Perseverance, NASA’s latest Mars rover, touched down on the planet’s Jezero Crater on Thursday, nearly seven months after it first launched from Cape Canaveral. The mission, one of the space agency’s most ambitious yet, will seek to answer whether there is evidence that microbial life once existed on Mars.
Perseverance carries a host of equipment designed to search for clues of ancient life, but also to evaluate the conditions of present-day Mars with an eye toward potential human exploration. The information the rover collects will help determine how future astronauts could survive during potential stays on the planet, using technologies developed from our evolving understanding of its alien landscape.
Watch the landing in the player above.
A key facet of Perseverance’s mission involves collecting and storing geologic samples that researchers hope can eventually be returned to Earth for study. Successfully transporting rocks and dust from Mars would be a scientific achievement much like when samples collected from the moon during NASA’s Apollo missions were brought back decades ago.
“Samples from Mars have the potential to profoundly change our understanding of the origin, evolution and distribution of life on Earth, and elsewhere in the solar system,” Lori Glaze, who directs NASA’s Planetary Science Division, said during a news conference last month.
This animation shows the events that occur in the final minutes of the nearly seven-month journey that NASA’s Perseverance rover takes to Mars. Animation by Megan McGrew/PBS NewsHour, based on NASA images
Why Jezero Crater?
Perseverance is set to land in Jezero Crater, which researchers believe was home to a lake about the size of Lake Tahoe about 3.5 billion years ago, back when Mars supported a warm, wet climate, rather than the dry and cold one it has today. Perseverance will explore different landscapes within the crater, including an area into which a river once flowed, creating a delta where it met the lake.
The ancient river could have transported “organic or biological material” that may have “concentrated” in the mud at the bottom of the lake, said Briony Horgan, a Purdue University researcher and associate professor of planetary science who is part of the Mars 2020 science team, during last month’s news conference. Orbital data suggests that “signs of organic materials and life” could be preserved in specific regions of the crater, she added.
Though located a world away, Lake Salda, #Turkey, has geological similarities to Jezero Crater on #Mars. In fact, researchers even did field work at Lake Salda to prepare for #CountdownToMars and @NASAPersevere. https://t.co/jrKoWrbVwe pic.twitter.com/xB2GGgYfbr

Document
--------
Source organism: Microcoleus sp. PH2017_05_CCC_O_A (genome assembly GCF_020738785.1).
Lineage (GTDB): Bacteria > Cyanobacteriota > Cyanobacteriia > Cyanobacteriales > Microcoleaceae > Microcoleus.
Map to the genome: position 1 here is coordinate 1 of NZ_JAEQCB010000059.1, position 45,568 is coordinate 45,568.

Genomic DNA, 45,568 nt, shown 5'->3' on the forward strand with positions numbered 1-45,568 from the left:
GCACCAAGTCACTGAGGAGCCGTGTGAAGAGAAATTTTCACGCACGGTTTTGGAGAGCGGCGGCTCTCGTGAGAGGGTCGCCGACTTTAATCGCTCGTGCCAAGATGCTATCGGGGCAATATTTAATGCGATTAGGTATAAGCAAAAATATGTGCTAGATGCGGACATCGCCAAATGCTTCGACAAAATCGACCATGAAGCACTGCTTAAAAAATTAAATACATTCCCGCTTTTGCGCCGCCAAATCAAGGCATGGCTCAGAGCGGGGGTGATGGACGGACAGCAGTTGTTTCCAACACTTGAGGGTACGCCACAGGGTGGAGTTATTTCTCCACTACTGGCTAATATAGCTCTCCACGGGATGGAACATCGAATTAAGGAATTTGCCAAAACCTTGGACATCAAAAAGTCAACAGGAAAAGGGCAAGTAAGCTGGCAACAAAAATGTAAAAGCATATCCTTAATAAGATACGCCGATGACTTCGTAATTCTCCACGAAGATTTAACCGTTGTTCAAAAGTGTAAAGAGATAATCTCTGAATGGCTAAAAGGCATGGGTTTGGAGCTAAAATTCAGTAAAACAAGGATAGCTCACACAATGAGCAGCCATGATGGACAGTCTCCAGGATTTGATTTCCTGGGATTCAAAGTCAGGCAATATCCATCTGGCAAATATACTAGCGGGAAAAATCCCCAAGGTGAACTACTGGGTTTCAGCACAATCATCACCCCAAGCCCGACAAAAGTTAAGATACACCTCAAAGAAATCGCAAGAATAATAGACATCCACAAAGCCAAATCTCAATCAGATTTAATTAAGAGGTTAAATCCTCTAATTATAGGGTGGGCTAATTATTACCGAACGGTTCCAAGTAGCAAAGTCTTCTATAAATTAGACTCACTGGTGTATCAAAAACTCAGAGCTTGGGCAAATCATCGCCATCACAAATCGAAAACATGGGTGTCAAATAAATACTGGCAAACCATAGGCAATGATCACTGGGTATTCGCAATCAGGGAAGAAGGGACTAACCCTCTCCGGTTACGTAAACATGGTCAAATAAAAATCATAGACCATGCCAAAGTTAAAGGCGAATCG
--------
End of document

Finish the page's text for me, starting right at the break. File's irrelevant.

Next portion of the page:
— NASA Earth (@NASAEarth) July 30, 2020
Researchers believe that the ancient lake was “chemically similar” to one on Earth today. Turkey’s Lake Salda, Horgan continued, features carbonate minerals that are particularly good at preserving long-dead organisms. The same minerals have been identified in parts of the Jezero Crater, which scientists have singled out as locations to look for potential well-preserved evidence of past Martian microbial life.
A technology testing ground
“We’re going to be able to watch ourselves for the first time land on another planet,” Matt Wallace, who serves as deputy project manager for Mars 2020, said at the news conference.
The rover also features an experimental instrument called MOXIE, aimed at testing out technology that could help future astronauts. While oxygen makes up 21 percent of Earth’s atmosphere, that element is just 0.13 percent of the one on Mars, which is about 96 percent carbon dioxide, according to NASA. MOXIE is designed to transform that carbon dioxide into oxygen “like a tree does,” demonstrating the kind of technology future explorers could use to generate oxygen at a larger scale, both to breathe and to fuel spacecraft.
Ingenuity, a small helicopter accompanying Perseverance, will mark the first time researchers have attempted “controlled flight on another planet,” where the composition of the atmosphere and the temperature range is so different from our own.
Thomas Zurbuchen, associate administrator at NASA’s Science Mission Directorate, described the experiment as “a true extraterrestrial Wright Brothers moment” during the news conference.
Implications for the future
The researchers behind the Perseverance mission emphasize that its goals will be difficult to pull off, and it’s impossible to predict whether geologic evidence of ancient life will be found on our celestial neighbor. But Mars 2020 project scientist Ken Farley said during last month’s news conference that if the rover does successfully collect potential “biosignatures,” and pave the way for their return, that feat would inform “decades” of research.
Even if Perseverance does not identify any such evidence, that knowledge — the revelation that a “habitable” location beyond Earth did not indeed support any type of life — would be meaningful in its own right, Farley added.
“It would tell us something important: that habilitablity alone is not sufficient, that something else has to be present — some perhaps magic spark that causes life to occur,” Farley said.